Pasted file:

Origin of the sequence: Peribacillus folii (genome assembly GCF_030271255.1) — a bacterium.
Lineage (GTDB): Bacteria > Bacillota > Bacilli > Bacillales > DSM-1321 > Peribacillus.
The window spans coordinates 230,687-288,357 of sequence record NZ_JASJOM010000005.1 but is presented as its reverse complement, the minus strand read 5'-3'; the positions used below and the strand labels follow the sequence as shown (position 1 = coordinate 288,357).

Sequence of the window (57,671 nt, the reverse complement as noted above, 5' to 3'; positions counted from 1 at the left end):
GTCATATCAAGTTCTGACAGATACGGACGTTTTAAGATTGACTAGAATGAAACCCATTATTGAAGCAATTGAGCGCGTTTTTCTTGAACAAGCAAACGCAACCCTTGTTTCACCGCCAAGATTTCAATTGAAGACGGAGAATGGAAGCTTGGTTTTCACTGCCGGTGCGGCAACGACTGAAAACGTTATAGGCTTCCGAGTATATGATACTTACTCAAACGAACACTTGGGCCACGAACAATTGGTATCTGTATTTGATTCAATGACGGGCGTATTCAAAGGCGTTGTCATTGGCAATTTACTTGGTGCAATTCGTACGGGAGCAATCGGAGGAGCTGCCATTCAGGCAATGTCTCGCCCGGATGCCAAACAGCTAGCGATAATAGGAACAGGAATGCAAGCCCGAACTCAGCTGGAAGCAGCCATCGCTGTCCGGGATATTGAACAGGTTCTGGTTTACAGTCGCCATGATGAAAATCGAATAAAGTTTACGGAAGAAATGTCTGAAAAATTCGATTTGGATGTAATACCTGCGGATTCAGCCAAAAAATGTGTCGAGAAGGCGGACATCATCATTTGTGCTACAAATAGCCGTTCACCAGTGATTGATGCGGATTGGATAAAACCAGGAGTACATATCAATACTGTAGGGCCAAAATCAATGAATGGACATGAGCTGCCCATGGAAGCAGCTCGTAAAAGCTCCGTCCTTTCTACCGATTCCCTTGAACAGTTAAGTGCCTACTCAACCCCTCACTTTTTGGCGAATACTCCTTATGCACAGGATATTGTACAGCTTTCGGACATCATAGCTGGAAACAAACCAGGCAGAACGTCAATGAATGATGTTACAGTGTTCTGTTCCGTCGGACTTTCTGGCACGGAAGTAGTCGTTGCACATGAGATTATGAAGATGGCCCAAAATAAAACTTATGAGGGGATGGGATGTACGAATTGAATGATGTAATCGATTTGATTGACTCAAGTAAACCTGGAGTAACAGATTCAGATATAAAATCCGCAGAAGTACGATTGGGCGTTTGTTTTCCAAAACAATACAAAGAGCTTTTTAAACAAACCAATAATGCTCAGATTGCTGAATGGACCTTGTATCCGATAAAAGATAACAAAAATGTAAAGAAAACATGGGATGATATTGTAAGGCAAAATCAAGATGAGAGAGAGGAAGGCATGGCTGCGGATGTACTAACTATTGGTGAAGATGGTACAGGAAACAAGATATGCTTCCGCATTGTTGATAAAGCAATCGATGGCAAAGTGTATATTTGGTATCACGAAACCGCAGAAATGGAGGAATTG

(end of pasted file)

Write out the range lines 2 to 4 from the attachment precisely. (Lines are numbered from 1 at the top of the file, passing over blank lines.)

Lineage (GTDB): Bacteria > Bacillota > Bacilli > Bacillales > DSM-1321 > Peribacillus.
The window spans coordinates 230,687-288,357 of sequence record NZ_JASJOM010000005.1 but is presented as its reverse complement, the minus strand read 5'-3'; the positions used below and the strand labels follow the sequence as shown (position 1 = coordinate 288,357).

Sequence of the window (57,671 nt, the reverse complement as noted above, 5' to 3'; positions counted from 1 at the left end):